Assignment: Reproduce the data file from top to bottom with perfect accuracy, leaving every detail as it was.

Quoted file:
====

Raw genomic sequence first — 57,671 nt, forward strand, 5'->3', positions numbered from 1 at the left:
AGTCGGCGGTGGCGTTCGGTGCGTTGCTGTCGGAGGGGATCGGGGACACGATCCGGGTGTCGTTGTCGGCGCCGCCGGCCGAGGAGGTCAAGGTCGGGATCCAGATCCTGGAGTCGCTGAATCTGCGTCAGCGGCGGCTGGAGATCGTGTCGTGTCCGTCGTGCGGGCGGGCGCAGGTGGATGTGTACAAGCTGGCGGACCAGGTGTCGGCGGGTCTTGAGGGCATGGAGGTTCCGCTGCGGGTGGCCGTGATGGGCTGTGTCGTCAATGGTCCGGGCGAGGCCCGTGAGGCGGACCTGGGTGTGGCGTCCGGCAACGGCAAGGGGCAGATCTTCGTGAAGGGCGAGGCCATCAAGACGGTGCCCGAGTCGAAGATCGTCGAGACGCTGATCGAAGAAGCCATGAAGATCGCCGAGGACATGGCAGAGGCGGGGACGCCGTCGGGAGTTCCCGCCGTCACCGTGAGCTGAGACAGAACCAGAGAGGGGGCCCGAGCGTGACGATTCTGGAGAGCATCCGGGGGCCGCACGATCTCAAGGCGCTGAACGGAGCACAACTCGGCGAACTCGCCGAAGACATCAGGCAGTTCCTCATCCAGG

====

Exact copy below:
Raw genomic sequence first — 57,671 nt, forward strand, 5'->3', positions numbered from 1 at the left:
AGTCGGCGGTGGCGTTCGGTGCGTTGCTGTCGGAGGGGATCGGGGACACGATCCGGGTGTCGTTGTCGGCGCCGCCGGCCGAGGAGGTCAAGGTCGGGATCCAGATCCTGGAGTCGCTGAATCTGCGTCAGCGGCGGCTGGAGATCGTGTCGTGTCCGTCGTGCGGGCGGGCGCAGGTGGATGTGTACAAGCTGGCGGACCAGGTGTCGGCGGGTCTTGAGGGCATGGAGGTTCCGCTGCGGGTGGCCGTGATGGGCTGTGTCGTCAATGGTCCGGGCGAGGCCCGTGAGGCGGACCTGGGTGTGGCGTCCGGCAACGGCAAGGGGCAGATCTTCGTGAAGGGCGAGGCCATCAAGACGGTGCCCGAGTCGAAGATCGTCGAGACGCTGATCGAAGAAGCCATGAAGATCGCCGAGGACATGGCAGAGGCGGGGACGCCGTCGGGAGTTCCCGCCGTCACCGTGAGCTGAGACAGAACCAGAGAGGGGGCCCGAGCGTGACGATTCTGGAGAGCATCCGGGGGCCGCACGATCTCAAGGCGCTGAACGGAGCACAACTCGGCGAACTCGCCGAAGACATCAGGCAGTTCCTCATCCAGG